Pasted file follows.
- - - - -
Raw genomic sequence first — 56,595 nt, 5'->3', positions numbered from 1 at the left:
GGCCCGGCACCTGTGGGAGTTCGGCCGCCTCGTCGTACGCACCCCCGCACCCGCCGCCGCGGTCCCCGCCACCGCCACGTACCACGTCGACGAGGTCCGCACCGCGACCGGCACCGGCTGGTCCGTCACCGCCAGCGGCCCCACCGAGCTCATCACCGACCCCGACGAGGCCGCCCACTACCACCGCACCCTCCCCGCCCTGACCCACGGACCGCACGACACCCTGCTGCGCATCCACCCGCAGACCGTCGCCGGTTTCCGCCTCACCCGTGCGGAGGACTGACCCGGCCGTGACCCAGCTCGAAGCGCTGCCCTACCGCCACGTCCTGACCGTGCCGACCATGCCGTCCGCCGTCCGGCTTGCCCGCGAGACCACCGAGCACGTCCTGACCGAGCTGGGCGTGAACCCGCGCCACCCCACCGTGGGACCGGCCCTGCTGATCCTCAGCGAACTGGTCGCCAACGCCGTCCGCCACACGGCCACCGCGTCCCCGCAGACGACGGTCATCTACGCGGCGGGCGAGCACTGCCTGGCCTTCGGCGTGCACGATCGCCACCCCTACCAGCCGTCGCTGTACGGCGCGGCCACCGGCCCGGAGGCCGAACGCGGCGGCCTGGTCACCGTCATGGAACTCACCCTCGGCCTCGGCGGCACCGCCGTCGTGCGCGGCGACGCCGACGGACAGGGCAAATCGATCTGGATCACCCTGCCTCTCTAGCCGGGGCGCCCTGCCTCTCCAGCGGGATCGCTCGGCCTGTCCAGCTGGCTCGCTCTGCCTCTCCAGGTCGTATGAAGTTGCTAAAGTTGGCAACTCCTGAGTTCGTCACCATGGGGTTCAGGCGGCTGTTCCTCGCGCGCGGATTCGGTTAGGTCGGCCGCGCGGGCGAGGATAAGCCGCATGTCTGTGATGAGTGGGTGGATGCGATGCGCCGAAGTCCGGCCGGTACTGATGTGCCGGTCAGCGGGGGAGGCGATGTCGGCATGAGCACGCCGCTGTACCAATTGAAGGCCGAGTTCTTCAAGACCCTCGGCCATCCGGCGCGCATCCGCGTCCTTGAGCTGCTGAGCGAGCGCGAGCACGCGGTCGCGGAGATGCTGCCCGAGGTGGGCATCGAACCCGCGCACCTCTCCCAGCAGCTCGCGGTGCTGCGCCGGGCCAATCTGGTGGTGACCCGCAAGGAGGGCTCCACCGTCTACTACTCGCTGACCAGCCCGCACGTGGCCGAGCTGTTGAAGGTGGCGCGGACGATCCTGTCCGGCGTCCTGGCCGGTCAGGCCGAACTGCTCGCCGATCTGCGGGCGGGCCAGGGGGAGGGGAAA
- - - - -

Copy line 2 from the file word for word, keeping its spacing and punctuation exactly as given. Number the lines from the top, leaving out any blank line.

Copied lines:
GGCCCGGCACCTGTGGGAGTTCGGCCGCCTCGTCGTACGCACCCCCGCACCCGCCGCCGCGGTCCCCGCCACCGCCACGTACCACGTCGACGAGGTCCGCACCGCGACCGGCACCGGCTGGTCCGTCACCGCCAGCGGCCCCACCGAGCTCATCACCGACCCCGACGAGGCCGCCCACTACCACCGCACCCTCCCCGCCCTGACCCACGGACCGCACGACACCCTGCTGCGCATCCACCCGCAGACCGTCGCCGGTTTCCGCCTCACCCGTGCGGAGGACTGACCCGGCCGTGACCCAGCTCGAAGCGCTGCCCTACCGCCACGTCCTGACCGTGCCGACCATGCCGTCCGCCGTCCGGCTTGCCCGCGAGACCACCGAGCACGTCCTGACCGAGCTGGGCGTGAACCCGCGCCACCCCACCGTGGGACCGGCCCTGCTGATCCTCAGCGAACTGGTCGCCAACGCCGTCCGCCACACGGCCACCGCGTCCCCGCAGACGACGGTCATCTACGCGGCGGGCGAGCACTGCCTGGCCTTCGGCGTGCACGATCGCCACCCCTACCAGCCGTCGCTGTACGGCGCGGCCACCGGCCCGGAGGCCGAACGCGGCGGCCTGGTCACCGTCATGGAACTCACCCTCGGCCTCGGCGGCACCGCCGTCGTGCGCGGCGACGCCGACGGACAGGGCAAATCGATCTGGATCACCCTGCCTCTCTAGCCGGGGCGCCCTGCCTCTCCAGCGGGATCGCTCGGCCTGTCCAGCTGGCTCGCTCTGCCTCTCCAGGTCGTATGAAGTTGCTAAAGTTGGCAACTCCTGAGTTCGTCACCATGGGGTTCAGGCGGCTGTTCCTCGCGCGCGGATTCGGTTAGGTCGGCCGCGCGGGCGAGGATAAGCCGCATGTCTGTGATGAGTGGGTGGATGCGATGCGCCGAAGTCCGGCCGGTACTGATGTGCCGGTCAGCGGGGGAGGCGATGTCGGCATGAGCACGCCGCTGTACCAATTGAAGGCCGAGTTCTTCAAGACCCTCGGCCATCCGGCGCGCATCCGCGTCCTTGAGCTGCTGAGCGAGCGCGAGCACGCGGTCGCGGAGATGCTGCCCGAGGTGGGCATCGAACCCGCGCACCTCTCCCAGCAGCTCGCGGTGCTGCGCCGGGCCAATCTGGTGGTGACCCGCAAGGAGGGCTCCACCGTCTACTACTCGCTGACCAGCCCGCACGTGGCCGAGCTGTTGAAGGTGGCGCGGACGATCCTGTCCGGCGTCCTGGCCGGTCAGGCCGAACTGCTCGCCGATCTGCGGGCGGGCCAGGGGGAGGGGAAA